Additional details of Grant’s suitcoat are 2-button cuffs, an open breast pocket for his eyeglasses, and a straight flapped hip pocket on each side. The jacket has a single rear vent.
The high rise trousers are flat front with plain bottoms. They fasten using a black nylon belt through belt loops.
Update: I’ve been playing around on color picker/hex websites lately (I know, a bit too late…) to try and solve some of the color conflicts I’ve been having. According to some sites, Grant’s suit is “woodsmoke”, “bunker”, “shark”, or “vulcan” colored. Both are very badass sounding colors, but did little to solve my black vs. charcoal vs. blue problem. Woodsmoke came up the most often, so I think it can be safely called a “dark woodsmoke blue” suit.
Grant wears a series of similar white shirts, with one pale blue exception, with the black suit. The shirts have a moderate spread collar and are slightly wider than what people typically associate with early ’60s collars. Grant often wore these wider collars to de-emphasize his muscular neck. The shirts have no breast pocket and appear to be a comfortable material like a soft silk. The shirt’s buttons are fastened on a front placket.
Single cuffs accomodate Grant’s links. In Charade, these are round translucent link-button style cuff links. A button further up the gauntlet keeps the sleeves in place.
Grant’s watch is simple and sensible; a plain black strap, round silver case, and a white face with a marking for each hour.
All of Grant’s ties are of a conservative width, getting slightly wider towards the bottom. They are surprisingly short for the time, but this makes sense given the high rise of Cary’s pants. With the green tie, Grant wears a gold tie pin to keep the tie in place. The tie pin serves a double purpose; he uses it to rig a device to booby trap Reggie’s hotel room door after their date.
Update: The color/hex sites mentioned above called Grant’s tie color “heavy metal”. Not sure I’d use that exact description, but it’s BAMF all the same.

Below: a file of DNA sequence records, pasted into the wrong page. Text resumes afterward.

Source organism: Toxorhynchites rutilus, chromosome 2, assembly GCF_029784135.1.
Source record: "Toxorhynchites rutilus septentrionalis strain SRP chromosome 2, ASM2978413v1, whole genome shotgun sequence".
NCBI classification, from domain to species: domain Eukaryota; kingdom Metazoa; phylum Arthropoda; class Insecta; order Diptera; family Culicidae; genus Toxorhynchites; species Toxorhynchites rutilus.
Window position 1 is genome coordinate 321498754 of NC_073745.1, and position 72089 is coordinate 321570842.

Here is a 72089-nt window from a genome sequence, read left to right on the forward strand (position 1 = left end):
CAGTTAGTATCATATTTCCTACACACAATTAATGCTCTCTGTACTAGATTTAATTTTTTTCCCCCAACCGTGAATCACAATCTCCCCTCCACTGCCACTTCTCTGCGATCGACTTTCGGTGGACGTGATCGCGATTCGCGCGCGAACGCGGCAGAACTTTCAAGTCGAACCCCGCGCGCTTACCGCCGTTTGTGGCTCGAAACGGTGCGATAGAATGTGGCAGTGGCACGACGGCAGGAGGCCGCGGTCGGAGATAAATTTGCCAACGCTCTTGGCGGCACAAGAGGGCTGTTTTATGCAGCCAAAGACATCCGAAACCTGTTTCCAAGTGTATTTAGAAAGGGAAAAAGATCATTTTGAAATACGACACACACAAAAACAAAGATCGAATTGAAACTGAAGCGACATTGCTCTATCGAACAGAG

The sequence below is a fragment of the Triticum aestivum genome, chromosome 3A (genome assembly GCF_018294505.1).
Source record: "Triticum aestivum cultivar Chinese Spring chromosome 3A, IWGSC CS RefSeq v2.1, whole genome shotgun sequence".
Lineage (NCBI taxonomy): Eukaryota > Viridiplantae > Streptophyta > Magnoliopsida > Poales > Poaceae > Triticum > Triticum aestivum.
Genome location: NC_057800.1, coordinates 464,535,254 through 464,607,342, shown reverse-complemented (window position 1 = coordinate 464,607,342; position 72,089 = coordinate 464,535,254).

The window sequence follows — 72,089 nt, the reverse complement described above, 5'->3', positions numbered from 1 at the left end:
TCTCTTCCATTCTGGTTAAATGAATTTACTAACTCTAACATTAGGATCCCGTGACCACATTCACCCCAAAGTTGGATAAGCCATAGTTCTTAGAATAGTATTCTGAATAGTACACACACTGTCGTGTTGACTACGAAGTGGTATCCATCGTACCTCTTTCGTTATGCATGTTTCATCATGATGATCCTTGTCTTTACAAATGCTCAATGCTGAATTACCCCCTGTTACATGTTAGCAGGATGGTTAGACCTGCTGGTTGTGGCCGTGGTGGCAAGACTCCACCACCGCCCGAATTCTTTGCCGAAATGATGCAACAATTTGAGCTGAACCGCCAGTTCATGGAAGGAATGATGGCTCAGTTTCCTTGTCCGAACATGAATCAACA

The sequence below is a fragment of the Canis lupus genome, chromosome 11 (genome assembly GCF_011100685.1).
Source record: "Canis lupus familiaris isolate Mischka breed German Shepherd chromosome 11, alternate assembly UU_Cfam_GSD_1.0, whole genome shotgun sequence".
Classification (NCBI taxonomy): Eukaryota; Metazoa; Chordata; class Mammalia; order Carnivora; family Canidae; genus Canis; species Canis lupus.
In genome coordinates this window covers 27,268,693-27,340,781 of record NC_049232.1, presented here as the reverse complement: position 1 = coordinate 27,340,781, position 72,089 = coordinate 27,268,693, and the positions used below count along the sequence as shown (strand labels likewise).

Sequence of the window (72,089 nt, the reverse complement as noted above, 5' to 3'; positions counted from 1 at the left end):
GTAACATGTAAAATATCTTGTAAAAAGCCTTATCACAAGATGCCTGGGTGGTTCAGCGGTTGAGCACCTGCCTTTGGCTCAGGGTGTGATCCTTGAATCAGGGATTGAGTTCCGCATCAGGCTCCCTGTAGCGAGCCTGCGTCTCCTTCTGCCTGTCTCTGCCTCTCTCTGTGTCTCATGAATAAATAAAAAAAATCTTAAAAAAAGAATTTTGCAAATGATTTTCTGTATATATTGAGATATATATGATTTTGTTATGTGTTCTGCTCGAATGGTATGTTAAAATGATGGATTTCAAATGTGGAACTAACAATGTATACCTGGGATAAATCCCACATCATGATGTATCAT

Best seen when rigging Reggie’s door, Grant wears a pair of black leather two-eyelet derbies with a long toe. His socks are also black and very thin, as appropriate for dress socks.
Grant’s character wears his revolver in a right side hip holster. The holster itself is only seen clearly once, when Grant removes his jacket after a long night of orange-transferring and bad guy-chasing.
Go Big or Go Home
In a contrast to North by Northwest where Grant played an innocent man thrust into the world of espionage with a mysterious woman playing seemingly both for and against him at every turn, Charade finds Grant playing the mysterious man to Audrey Hepburn’s innocent woman finding herself surrounded by spies and assassins, unsure of whom to trust. (Who to trust? Whom? Whatever.)
Grant doesn’t get much time to get any on-screen drinking done, replacing his martini with a revolver. However, he does enjoy a highball in a Parisian nightclub before the action takes off and is also shown to enjoy skiing. So check those off of your list of things to appreciate (or look like you appreciate) in your lifelong quest to be like Cary Grant.